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Safety is a farm business risk

With a yearlong safety campaign launched during Canadian Agriculture Safety Week (CASW), Mar 11 to 17, the emphasis on farm safety includes assessment, improvement and further development of safety programs by partners in the program. The Canada FarmSafe Plan supports the theme Plan • Farm • Safety, a three-year focus for the Canadian agricultural safety campaign. Last year, the focus was on ‘Farm’ including implementation, documentation and training. In 2010, the campaign promoted ‘Plan’ featuring safety walkabouts and planning for safety.

The Canadian Federation of Agriculture (CFA) and CASA delivers CASW in partnership with Farm Credit Canada (FCC) and Agriculture and Agri-Food Canada through Growing Forward, a federal, provincial, territorial initiative.

“The Canada FarmSafe Plan is an excellent tool to help Canadian farmers take the risk out of safety risk management,” says Marcel Hacault, CASA executive director. “It’s a living document that is readily adaptable for any type of farm operation in Canada.”

The Canada FarmSafe Plan was developed by the Canadian Agricultural Safety Association (CASA) to help producers manage farm safety business risk. The core Plan is available as a free download from CASA.

Using the concept of Return on Investment (ROI) to manage farm safety risk can help farm managers implement farm safety programs. Benefits and costs are compared, and a positive ROI means the investment in farm safety produced benefits or returns greater than the cost.

And the cost can be high. Canadian Agricultural Injury Reporting (CAIR) has determined the average costs of workplace injuries are $275,000 for a fatality, $143,000 for a permanent disability, $10,000 for hospitalization and $700 for non-hospitalized injuries. An incident could also cause thousands of dollars of damage to machinery and property.

Cost is one of the four areas of farm safety risk management. The other three include prosecution, commodity loss and human resource loss. Prosecution is legal action that can occur at three levels – regulatory, civil and criminal. In the case of an incident, regulatory action refers to provincial occupational health and safety regulations that put the onus on the business owner- operator to prove all possible preventative measures were taken. The injured party could take civil action if it is believed that the employer failed to provide a safe work environment. Criminal liability sets out legal duties for workplace health and safety and can assign penalties for violations that result in injuries or death.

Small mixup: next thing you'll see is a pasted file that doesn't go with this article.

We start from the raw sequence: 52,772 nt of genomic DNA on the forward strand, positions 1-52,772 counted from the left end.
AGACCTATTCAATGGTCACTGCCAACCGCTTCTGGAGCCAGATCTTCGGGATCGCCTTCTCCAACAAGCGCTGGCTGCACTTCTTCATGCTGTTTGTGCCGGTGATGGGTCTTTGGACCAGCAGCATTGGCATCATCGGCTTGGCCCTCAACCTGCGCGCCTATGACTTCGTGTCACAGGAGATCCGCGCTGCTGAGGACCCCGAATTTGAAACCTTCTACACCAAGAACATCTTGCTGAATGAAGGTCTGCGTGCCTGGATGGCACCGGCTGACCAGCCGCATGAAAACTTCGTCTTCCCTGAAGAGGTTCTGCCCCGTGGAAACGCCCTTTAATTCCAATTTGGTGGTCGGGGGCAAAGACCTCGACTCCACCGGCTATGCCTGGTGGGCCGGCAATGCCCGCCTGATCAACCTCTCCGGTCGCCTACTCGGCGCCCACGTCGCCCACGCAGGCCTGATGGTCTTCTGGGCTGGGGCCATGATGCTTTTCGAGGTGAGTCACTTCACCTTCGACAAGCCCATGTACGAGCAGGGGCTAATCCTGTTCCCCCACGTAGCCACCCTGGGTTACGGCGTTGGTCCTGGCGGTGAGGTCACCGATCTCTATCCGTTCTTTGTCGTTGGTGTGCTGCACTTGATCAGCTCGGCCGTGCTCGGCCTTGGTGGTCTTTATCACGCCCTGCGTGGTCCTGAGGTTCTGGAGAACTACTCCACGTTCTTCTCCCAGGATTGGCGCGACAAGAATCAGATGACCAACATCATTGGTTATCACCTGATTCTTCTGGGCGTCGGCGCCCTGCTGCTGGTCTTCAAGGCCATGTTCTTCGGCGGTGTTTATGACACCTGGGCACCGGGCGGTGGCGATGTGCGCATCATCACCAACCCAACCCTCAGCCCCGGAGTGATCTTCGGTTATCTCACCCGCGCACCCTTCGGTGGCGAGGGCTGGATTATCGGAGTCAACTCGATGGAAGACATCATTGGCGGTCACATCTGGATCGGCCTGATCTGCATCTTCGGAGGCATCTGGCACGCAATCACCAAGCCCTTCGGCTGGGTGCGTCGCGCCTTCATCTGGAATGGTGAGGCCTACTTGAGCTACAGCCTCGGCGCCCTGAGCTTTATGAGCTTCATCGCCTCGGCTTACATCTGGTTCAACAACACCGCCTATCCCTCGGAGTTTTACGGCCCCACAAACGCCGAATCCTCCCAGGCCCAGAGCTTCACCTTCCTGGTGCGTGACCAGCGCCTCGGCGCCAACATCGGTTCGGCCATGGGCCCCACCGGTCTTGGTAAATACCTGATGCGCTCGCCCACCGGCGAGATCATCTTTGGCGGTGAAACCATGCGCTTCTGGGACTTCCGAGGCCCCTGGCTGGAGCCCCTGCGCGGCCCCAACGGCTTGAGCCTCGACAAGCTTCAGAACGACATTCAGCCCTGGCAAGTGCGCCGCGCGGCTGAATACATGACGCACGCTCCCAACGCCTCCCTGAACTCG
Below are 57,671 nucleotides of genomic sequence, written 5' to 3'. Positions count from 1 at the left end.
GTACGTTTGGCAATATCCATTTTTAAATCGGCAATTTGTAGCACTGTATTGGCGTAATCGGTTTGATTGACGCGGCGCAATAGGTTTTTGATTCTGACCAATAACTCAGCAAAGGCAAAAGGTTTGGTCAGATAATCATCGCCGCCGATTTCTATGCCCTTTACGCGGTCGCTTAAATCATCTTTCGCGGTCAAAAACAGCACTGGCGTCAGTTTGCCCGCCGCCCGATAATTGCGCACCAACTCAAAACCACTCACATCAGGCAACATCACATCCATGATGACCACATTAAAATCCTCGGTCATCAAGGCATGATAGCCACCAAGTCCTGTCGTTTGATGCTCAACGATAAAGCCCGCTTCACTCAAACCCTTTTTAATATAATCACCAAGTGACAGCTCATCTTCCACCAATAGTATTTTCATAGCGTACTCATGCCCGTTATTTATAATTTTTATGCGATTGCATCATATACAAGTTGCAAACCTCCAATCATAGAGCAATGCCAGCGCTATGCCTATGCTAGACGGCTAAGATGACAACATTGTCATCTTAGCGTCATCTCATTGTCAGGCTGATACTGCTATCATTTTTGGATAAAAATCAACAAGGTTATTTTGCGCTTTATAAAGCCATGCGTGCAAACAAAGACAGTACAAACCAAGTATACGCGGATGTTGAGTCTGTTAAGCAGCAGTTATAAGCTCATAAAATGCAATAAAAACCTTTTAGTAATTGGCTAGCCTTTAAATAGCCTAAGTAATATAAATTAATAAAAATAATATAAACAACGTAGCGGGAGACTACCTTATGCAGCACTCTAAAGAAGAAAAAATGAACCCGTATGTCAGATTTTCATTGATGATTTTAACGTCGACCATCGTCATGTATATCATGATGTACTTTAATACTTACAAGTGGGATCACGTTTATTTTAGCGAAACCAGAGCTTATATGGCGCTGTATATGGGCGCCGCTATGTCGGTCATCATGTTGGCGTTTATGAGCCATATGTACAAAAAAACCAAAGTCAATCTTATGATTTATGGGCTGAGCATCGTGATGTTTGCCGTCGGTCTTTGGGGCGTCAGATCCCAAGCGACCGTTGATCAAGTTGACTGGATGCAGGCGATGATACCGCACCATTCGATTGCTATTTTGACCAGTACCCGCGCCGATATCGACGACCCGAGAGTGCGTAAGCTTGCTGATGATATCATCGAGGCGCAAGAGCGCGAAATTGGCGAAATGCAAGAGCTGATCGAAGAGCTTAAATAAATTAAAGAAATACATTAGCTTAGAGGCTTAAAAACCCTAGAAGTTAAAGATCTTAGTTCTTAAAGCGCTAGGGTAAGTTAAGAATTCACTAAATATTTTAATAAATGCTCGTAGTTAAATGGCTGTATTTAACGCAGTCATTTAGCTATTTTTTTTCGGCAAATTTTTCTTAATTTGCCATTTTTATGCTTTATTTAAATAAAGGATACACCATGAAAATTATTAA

Commodity loss is the third business risk. Depending on the type of incident, this may include loss of livestock, crops or buildings, lost productivity and down time, and loss of optimal opportunity such as for planting or harvesting.

And finally, human resource loss is a significant risk to any agricultural business. In addition to the pain and suffering of the affected person, there can be a significant impact on the well-being of employees with added work pressures, finding and training a replacement worker, and administrative and possible legal paperwork related to the incident.

“Investing up front in safety training, equipment, repairs and anything related to keeping safe on the farm is always less expensive than recovering from injuries, illness or damage,” said FCC Vice President and Chief Operating Officer, Rémi Lemoine during the launch of the Safety component during Farm Safety Week. “At FCC, we are committed to the future of the industry and we know that good farm safety practices make good business sense.”

Using costs in an ROI analysis can be subjective, as some costs cannot be measured financially but may include a human toll. Costs can be also be viewed in term of cost avoidance when you know what a likely result will be when doing, or not doing, a particular action.

In the end, managing farm business safety risk comes down to more than just dollars and cents. The ROI on preventing a human cost far outweighs financial losses due to lost revenue.

March 27, 2012  By Bruce Barker


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